A critical aspect to avoiding leaks is proper installation, he said, describing EIFS as "application sensitive." The system, he said, should be installed by trained professionals and according to manufacturer's instructions.

    Fowler said that such skilled workers are in scarce supply due to the region's booming building trade.

    And the area's economic growth, has been a mixed blessing, said one former employee of an EIFS manufacturer. Like a Gold Rush of development, everyone out to make a buck has arrived on the scene, he said, and many of the new arrivals lack the experience to take on such complicated construction projects.

    Fowler recommended that homeowners interested in using the EIFS cladding system hire an independent inspector to review building plans and monitor construction. The cost to hire EIFS inspectors is about 2 to 3 percent of the total EIFS contract, he said. Considering the exorbitant cost of water damage, hiring an inspector is "cheap insurance," he said.

    The Northwest Wall and Ceiling Bureau trains inspectors and provides referrals, as well as maintains a list of several EIFS manufacturers it regards as reputable. For more information about the organization, go to the Web site: http://www.nwcb.org.

    The National Association of Home Builders, a consumer-oriented federation of more than 800 state and local builders associations throughout the United States, is less sanguine about the prospects of using EIFS. Bill Young, director of consumer affairs for the Washington, D.C.-based group, said

    traditional or barrier EIFS can develop moisture intrusion problems -- even when properly constructed and installed according to industry standards.

    Young said the association's goal is "not fingerpointing" but merely recognizing that "these systems have had widespread failures across the country." According to Young, builders with previous "spotless records" have run into trouble using the EIFS system.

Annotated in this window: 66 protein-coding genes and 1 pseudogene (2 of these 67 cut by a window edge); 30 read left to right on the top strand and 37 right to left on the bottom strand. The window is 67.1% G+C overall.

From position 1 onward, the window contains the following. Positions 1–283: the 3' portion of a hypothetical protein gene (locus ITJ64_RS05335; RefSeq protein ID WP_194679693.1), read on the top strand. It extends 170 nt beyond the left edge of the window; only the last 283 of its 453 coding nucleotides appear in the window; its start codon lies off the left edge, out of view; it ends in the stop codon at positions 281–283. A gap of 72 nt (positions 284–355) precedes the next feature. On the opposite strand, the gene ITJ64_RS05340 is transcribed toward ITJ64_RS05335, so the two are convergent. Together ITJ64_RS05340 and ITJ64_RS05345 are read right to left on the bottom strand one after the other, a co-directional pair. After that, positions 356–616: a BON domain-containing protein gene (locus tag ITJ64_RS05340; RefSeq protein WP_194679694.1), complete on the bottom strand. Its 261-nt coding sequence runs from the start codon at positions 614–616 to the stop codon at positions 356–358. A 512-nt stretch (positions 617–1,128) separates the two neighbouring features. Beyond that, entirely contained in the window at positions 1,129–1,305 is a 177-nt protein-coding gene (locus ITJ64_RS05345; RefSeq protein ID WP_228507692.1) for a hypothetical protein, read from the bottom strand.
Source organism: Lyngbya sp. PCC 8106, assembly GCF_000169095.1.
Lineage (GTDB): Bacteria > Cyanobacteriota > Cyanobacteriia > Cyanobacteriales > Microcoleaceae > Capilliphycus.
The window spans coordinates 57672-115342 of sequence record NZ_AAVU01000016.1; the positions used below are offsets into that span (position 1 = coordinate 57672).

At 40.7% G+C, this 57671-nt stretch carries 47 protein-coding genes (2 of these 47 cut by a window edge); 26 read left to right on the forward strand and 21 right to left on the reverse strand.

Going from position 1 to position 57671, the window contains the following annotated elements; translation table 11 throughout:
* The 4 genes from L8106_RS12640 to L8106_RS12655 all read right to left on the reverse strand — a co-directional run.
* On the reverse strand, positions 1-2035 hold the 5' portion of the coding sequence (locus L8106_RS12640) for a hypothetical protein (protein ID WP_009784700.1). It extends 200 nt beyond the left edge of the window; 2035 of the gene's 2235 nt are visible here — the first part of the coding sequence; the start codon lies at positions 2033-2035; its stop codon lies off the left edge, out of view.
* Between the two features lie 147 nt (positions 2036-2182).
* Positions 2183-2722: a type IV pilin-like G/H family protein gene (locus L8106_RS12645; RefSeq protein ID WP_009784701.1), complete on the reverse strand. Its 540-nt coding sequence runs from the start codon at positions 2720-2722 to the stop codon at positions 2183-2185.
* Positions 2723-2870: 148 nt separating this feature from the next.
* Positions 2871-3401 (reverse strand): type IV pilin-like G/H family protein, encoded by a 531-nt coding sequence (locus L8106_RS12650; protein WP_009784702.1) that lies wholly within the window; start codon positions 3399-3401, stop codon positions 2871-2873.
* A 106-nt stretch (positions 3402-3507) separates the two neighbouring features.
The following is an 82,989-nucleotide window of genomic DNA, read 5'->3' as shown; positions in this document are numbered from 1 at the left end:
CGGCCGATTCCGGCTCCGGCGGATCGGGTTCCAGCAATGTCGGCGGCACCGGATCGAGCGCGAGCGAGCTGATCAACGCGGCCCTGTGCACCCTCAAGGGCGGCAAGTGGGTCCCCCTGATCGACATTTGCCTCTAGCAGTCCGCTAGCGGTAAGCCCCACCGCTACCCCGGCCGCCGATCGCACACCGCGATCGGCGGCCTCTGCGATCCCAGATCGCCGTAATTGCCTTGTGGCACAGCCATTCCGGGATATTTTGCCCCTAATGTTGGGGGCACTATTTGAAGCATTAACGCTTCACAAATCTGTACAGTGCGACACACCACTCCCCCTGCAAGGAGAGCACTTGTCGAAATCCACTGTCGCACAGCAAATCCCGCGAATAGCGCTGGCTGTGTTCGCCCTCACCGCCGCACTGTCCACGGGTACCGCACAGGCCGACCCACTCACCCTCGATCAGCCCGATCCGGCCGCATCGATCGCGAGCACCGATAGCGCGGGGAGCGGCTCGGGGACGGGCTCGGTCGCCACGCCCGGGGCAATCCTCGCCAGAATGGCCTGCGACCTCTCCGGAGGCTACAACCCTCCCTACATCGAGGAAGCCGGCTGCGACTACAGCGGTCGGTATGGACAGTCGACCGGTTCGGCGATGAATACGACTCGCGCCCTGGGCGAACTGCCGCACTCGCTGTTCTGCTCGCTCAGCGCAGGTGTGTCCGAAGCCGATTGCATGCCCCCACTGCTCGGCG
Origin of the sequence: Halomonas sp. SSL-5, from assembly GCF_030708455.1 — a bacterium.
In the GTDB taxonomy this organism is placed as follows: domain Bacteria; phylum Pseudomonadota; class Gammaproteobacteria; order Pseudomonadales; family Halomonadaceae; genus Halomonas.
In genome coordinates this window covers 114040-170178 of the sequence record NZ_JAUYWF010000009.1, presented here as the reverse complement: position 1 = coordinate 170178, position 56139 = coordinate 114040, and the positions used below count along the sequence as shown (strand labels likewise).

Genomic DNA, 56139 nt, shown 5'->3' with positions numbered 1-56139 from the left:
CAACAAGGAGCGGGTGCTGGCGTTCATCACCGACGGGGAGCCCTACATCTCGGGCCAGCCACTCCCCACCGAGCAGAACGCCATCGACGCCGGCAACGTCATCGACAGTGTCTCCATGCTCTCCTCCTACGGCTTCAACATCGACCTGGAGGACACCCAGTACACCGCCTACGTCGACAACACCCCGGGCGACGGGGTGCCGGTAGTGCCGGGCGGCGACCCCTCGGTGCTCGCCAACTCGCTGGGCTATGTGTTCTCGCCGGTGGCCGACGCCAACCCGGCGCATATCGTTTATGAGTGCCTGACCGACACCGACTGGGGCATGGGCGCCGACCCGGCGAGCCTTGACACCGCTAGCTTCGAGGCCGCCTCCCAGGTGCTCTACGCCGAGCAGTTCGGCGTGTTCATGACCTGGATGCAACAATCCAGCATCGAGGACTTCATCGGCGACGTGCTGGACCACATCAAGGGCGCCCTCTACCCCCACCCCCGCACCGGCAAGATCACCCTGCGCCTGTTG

And regular monitoring of caulks and flashing, as industry groups advise, is "really beyond what it is reasonable to ask a consumer to do," he said.

    Regarding the new drainable EIFS, Young said the association is reserving its judgement until use of these systems is more widespread. The National Association of Home Builders is conducting research on EIFS. For more information go to: http://www.nahbrc.org or call 1 (800) 898-2842.

    Also wary of EIFS is Don Severide, vice president of the McCarthy construction company, who said, "We try to discourage building owners and architects from using it, except in limited circumstances." McCarthy is building the new Harbor Steps apartments, which are clad in an exposed concrete frame.

    Severide said he's had "so many problems," with EIFS, noting his firms $3 million repair job of Elliott Bay Apartments, in which EIFS was removed and the entire siding replaced.

    But, said Severide, he's not out to "bash the product," noting that, "If it's properly installed, I think it's OK."

    Like others in the building industry, he said finding people skilled to install EIFS correctly is a problem, and some building owners don't bother, in an effort to cut costs.

    Asked about the new drainable EIFS, he said he's heard about it, but doesn't want his company to be the "guinea pig for it."